2019 presented a complicated and mixed legacy for Latin America. Right-wing governments continued to make electoral in-roads, but popular uprisings against neoliberalism also left their mark on the region, says TRNN’s Greg Wilpert.
LIVE | From the South: Journalist Max Blumenthal joins us live to discuss the latest developments in Venezuela, and Cuban President Miguel Diaz-Canel speaks after casting his ballot in the country’s historic constitutional referendum. More on these and other stories now.
Colombia’s presidential election could determine the fate of the historic peace deal ending their 53-year civil war. While most in the country want to honor the agreement, Colombia’s right wing has been a fervent opponent.
On October 5, 2017, police opened fire on unarmed farmers in Tumaco, Colombia. Eight were killed, with dozens more shot. The massacre was part of a crackdown on coca farmers in the “War On Drugs” despite an agreement for crop substitution–and amidst new threats from Trump, ordering the government to use more force or face consequences.
Manuel Rapalo talks to Bolivian Vice President, Alvaro García Linéra, about the 2013 left forum in New York, socialism in South America, and the implications of Colombia potentially joining NATO. Continue reading →
Colombia may be on a list for membership in NATO further expanding what was originally a North Atlantic defense organization, into a global offensive military bloc, in effect taking over the world. Rick Rozoff spoke about this and more in an interview with the Voice of Russia.
Hello! This is John Robles. I’m speaking with Mr. Rick Rozoff the owner of the Stop NATO website and international mailing list.
Noam Chomsky is the 2012 recipient of NACLA’s Latin America Peace and Justice Award for his ongoing commitment to social justice in the Americas. The son of Eastern European immigrants, Noam Chomsky is a professor emeritus at the Massachusetts Institute of Technology, and a long time friend and supporter of NACLA. His book Turning the Tide: U.S. Intervention in Central America and the struggle for Peace (South End Press, 1985) helped a generation of scholars, activists, and concerned citizens think about the regions different conflicts – in El Salvador, Nicaragua, and Guatemala – as interlocking parts of a single crisis that revealed how the United States had a direct and enduring effect on political and economic policies in the hemisphere.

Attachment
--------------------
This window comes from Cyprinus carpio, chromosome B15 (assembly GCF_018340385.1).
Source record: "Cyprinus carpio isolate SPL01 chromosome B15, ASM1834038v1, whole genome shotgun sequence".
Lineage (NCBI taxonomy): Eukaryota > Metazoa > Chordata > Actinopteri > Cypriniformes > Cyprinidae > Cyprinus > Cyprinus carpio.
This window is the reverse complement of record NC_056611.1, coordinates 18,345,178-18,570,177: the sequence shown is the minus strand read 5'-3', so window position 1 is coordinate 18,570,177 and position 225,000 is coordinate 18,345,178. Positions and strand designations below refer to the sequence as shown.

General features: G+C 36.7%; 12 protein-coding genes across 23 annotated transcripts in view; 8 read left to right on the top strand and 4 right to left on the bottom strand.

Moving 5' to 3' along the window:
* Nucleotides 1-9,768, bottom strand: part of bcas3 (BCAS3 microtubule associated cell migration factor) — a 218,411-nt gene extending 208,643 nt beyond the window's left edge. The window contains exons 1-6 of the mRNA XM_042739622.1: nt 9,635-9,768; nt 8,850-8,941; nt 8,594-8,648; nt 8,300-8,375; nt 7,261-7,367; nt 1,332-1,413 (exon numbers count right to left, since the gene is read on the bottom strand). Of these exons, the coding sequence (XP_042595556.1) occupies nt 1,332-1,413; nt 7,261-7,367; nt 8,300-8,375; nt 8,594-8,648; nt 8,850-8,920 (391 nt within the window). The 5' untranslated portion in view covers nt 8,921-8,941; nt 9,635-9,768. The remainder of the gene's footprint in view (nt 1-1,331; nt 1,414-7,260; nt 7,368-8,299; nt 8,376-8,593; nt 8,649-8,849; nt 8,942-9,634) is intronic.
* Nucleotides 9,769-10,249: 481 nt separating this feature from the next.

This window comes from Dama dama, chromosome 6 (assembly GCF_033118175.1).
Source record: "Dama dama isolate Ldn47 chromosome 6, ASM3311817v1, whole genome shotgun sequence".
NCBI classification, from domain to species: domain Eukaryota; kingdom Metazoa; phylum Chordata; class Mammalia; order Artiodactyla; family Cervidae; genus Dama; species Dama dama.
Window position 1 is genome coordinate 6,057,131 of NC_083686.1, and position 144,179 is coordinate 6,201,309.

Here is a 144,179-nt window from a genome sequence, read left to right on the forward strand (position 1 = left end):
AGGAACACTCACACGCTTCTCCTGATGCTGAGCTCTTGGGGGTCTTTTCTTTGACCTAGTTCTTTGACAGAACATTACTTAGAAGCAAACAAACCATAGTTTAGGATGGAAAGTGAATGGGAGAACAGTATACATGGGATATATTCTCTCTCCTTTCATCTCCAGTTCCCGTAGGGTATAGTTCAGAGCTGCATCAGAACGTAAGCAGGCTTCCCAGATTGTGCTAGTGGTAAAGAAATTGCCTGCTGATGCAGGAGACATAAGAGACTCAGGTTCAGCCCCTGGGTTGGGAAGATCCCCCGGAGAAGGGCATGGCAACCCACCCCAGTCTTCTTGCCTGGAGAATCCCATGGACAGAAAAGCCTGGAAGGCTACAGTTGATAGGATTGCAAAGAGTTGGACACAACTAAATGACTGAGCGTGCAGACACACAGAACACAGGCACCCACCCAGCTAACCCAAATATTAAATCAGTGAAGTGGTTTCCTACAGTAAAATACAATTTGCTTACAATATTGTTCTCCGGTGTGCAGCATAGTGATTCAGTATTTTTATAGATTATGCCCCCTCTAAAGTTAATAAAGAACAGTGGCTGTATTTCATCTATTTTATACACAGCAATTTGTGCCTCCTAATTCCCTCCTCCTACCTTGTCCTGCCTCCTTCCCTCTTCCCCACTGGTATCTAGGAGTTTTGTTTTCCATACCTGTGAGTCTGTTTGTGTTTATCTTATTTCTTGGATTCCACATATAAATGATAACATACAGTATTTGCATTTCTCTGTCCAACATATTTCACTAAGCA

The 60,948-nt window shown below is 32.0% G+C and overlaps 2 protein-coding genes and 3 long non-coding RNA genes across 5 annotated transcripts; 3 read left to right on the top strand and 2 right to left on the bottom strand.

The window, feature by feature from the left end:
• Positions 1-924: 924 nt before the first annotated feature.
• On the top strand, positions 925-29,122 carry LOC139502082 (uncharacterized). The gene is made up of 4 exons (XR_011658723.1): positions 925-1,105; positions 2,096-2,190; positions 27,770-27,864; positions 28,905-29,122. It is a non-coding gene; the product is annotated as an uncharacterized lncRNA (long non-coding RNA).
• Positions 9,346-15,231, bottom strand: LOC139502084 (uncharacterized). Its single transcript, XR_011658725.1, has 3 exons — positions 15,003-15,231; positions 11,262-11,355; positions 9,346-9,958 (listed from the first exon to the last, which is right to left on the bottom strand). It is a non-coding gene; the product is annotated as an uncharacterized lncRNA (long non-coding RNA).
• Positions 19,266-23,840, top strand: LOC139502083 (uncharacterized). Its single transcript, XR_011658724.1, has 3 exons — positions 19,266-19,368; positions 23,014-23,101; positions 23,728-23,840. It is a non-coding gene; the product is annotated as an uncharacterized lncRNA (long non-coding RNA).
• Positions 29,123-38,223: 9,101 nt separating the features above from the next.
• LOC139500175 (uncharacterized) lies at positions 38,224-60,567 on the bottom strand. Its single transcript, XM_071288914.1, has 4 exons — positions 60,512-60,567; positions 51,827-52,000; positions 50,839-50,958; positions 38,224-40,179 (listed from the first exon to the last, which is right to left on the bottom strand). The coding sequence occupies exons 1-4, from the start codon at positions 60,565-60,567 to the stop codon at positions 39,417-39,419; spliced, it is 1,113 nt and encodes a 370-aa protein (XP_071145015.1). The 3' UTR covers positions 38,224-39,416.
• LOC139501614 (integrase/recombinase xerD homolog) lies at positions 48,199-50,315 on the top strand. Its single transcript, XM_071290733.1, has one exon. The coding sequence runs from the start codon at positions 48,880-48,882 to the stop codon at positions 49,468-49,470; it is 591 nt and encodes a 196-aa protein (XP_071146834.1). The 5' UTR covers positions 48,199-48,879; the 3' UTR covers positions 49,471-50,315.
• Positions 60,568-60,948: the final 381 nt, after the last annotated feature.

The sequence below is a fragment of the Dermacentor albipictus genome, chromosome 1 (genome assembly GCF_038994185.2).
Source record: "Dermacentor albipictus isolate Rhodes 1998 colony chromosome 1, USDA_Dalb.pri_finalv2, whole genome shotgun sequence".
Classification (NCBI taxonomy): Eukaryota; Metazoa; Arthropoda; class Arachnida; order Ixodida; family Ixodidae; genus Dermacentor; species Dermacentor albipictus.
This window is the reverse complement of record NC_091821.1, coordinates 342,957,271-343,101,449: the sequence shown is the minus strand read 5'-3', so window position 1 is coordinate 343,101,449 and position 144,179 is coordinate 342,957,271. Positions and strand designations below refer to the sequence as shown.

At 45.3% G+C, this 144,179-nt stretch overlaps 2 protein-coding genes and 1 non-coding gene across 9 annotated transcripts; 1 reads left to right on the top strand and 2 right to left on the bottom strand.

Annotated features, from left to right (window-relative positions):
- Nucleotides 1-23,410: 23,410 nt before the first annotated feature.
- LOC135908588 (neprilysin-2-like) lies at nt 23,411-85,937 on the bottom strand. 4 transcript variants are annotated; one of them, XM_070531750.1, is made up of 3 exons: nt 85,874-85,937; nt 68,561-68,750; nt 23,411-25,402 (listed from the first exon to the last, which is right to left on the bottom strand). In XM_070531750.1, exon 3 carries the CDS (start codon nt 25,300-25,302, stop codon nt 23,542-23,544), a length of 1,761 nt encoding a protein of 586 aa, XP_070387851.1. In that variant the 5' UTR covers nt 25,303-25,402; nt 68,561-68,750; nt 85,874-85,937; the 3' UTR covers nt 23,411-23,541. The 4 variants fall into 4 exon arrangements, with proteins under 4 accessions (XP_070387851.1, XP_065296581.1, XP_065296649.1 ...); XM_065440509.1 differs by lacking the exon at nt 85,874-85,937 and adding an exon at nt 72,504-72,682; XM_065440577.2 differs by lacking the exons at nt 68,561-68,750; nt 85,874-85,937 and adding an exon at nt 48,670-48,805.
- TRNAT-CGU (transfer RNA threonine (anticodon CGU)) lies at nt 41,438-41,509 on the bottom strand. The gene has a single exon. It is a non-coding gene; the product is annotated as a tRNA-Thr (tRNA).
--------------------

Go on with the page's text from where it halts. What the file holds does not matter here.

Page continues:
Image map of Colombia and Venezuela with subdivisions (Photo credit: Wikipedia)
The Pentagon announced on April 23 that Defense Secretary Leon Panetta has begun a trip to South America, arriving in Colombia as part of a three-nation tour that will also take him to Brazil and Chile.
It is his first visit to the continent as Pentagon chief, though he has visited often in other capacities, including as director of the Central Intelligence Agency. Panetta’s meetings with top government and military officials in the three nations will follow those of America’s top military officer, chairman of the Joint Chiefs of Staff General Martin Dempsey, to Colombia and Brazil late last month.
DemocracyNow.org – Journalist Seymour Hersh has revealed that the Bush administration secretly trained an Iranian opposition group on the State Department’s list of foreign terrorists. Hersh reports the U.S. Joint Special Operations Command trained operatives from Mujahideen-e-Khalq, or MEK, at a secret site in Nevada beginning in 2005. According to Hersh, MEK members were trained in intercepting communications, cryptography, weaponry and small unit tactics at the Nevada site up until President Obama took office. The MEK has been listed as a foreign terrorist groups since 1997 and is linked to a number of attacks, spanning from the murders of six U.S. citizens in the 1970s to the recent wave of assassinations targeting Iranian nuclear scientists. Hersh also discusses the role of Israeli intelligence and notes the Obama administration knew about the training, “because they have access to what was going on in the previous administration in this area, in terms of the MEK, in terms of operations inside Iran.” His new report for The New Yorker blog, “Our Men in Iran?,” comes as nuclear talks are set to resume this week between Iran and the International Atomic Energy Agency.
State Department documents published by Wikileaks evidence Washington’s plans to “contain” Venezuela’s influence in the region and increase efforts to provoke regime change
A substantial portion of the more than 1600 State Department documents Wikileaks has published during the past two weeks refer to the ongoing efforts of US diplomacy to isolate and counter the Venezuelan government.